Energy efficiency is a priority in the United States, and the federal government now offers substantial tax deductions if a homeowner’s primary residence has modifications or improvements that make the house more energy conscious.
Any appliances bought operating on less power or designed with energy efficiency as the main priority are applicable for a tax deduction. Appliances or other renovations made in the years of 2006, 2007, 2009, and 2010 are all eligible for energy tax credits.
Some common examples of renovations made to a home to ensure a more energy efficient environment include storm windows, skylights, external doors, new roofs, or an energy efficient central heating and air unit. A 30% tax credit will be issued to you for the purchase price of the appliance or restoration. The credit will only go toward a maximum of $1500.00.
The International Energy Conservation Code developed criteria regarding the most energy efficient home items, and these qualifications must be met or exceeded for your items to qualify for the credit.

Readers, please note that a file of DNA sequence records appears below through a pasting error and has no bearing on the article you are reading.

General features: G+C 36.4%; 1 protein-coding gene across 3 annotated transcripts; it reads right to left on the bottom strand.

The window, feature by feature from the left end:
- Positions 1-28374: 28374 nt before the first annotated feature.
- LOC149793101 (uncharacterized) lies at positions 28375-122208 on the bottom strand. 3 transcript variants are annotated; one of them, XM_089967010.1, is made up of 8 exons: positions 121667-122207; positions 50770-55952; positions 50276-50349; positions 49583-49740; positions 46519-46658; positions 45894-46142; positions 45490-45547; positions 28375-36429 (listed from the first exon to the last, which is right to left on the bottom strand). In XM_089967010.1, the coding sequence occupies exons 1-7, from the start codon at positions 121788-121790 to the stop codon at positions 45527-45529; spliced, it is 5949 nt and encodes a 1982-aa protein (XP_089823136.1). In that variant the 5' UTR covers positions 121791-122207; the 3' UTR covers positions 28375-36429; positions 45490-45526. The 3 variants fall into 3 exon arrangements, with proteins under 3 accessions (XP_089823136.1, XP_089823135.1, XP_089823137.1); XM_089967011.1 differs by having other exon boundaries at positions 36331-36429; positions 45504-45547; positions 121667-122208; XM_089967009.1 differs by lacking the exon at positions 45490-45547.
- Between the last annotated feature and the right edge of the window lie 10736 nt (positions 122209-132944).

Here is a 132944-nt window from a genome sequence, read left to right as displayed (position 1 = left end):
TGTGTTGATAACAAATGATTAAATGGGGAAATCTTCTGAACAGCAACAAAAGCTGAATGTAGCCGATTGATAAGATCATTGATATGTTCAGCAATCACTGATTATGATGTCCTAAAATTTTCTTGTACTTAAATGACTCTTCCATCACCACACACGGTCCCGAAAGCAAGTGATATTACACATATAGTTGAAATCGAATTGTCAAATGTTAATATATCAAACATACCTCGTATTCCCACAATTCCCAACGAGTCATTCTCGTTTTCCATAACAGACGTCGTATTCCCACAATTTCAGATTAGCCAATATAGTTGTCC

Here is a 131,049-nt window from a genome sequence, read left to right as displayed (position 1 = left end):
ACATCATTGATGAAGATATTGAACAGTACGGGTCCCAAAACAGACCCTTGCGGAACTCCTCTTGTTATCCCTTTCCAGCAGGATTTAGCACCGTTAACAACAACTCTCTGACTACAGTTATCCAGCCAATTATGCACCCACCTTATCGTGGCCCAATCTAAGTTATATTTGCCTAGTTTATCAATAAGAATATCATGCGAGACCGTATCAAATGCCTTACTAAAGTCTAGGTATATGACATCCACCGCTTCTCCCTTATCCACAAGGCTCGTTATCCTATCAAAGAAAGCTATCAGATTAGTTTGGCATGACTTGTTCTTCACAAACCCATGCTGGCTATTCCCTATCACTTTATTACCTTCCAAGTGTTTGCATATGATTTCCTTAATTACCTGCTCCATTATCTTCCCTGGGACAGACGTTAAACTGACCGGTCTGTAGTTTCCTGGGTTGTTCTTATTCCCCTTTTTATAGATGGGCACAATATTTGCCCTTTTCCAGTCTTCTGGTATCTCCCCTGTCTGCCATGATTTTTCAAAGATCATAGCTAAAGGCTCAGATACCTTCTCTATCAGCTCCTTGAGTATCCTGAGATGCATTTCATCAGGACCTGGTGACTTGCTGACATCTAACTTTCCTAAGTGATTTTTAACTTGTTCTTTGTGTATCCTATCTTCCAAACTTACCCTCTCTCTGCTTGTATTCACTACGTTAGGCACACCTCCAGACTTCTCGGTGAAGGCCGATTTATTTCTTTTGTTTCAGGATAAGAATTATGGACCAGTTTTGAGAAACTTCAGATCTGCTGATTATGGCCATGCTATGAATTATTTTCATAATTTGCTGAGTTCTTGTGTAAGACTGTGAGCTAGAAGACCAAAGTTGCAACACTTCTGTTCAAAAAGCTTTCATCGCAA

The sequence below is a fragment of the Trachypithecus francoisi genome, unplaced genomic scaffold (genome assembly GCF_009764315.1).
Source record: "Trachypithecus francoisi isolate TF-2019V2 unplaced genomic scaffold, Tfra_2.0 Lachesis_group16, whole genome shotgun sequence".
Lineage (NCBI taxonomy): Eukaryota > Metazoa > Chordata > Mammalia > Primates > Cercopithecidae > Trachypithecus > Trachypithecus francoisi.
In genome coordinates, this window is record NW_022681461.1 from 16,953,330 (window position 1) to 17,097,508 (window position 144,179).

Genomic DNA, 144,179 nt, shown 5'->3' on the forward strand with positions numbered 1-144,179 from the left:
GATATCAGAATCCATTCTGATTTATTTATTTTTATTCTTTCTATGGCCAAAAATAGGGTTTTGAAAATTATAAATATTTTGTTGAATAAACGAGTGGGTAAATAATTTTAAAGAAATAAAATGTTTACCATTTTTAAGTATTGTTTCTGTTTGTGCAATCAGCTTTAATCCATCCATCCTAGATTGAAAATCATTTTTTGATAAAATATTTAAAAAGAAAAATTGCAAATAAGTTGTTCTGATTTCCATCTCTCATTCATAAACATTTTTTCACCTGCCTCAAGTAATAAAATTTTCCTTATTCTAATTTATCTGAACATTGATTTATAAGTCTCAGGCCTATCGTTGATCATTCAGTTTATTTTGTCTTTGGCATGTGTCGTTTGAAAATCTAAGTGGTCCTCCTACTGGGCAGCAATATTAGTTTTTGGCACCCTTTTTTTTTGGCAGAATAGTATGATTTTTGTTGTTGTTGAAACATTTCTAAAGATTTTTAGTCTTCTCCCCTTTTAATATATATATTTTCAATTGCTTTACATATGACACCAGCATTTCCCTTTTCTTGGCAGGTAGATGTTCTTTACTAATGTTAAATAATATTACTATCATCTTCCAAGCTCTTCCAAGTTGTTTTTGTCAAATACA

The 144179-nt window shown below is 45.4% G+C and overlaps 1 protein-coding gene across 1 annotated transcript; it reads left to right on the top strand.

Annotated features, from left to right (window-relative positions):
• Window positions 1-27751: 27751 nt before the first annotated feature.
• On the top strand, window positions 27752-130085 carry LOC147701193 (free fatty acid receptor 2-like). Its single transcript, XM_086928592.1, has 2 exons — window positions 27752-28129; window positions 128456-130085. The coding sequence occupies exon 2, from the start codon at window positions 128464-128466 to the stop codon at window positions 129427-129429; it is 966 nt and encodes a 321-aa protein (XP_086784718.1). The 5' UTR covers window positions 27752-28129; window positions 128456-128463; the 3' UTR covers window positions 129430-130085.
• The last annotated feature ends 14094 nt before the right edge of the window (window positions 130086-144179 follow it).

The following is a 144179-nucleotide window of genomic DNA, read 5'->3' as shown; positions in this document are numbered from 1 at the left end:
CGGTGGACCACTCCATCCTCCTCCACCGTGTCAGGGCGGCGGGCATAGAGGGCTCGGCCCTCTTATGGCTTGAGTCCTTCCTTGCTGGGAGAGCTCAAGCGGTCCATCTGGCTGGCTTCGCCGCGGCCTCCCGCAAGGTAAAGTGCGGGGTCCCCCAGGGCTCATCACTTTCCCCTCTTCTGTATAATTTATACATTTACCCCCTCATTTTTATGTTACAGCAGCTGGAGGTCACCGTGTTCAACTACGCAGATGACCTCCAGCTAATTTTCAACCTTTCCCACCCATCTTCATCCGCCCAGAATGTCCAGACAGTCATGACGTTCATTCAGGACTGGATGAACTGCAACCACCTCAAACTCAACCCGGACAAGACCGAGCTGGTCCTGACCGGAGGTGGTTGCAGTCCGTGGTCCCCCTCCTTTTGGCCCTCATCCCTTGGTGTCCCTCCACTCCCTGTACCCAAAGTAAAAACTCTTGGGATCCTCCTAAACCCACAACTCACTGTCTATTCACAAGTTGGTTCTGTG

Any improvements made to rental properties or any other property aside from a homeowner’s primary residence cannot be used for this tax credit. The credit is limited to only appliances or other items purchased to make the main home more energy efficient.
Solar power panels, wind and geothermal energy, and fuel cell power plants may have a 30% tax credit with no payment ceiling. In other words, no matter the amount of money spent on a solar power panel or other energy alternative, the expenditure is eligible for a 30% tax credit.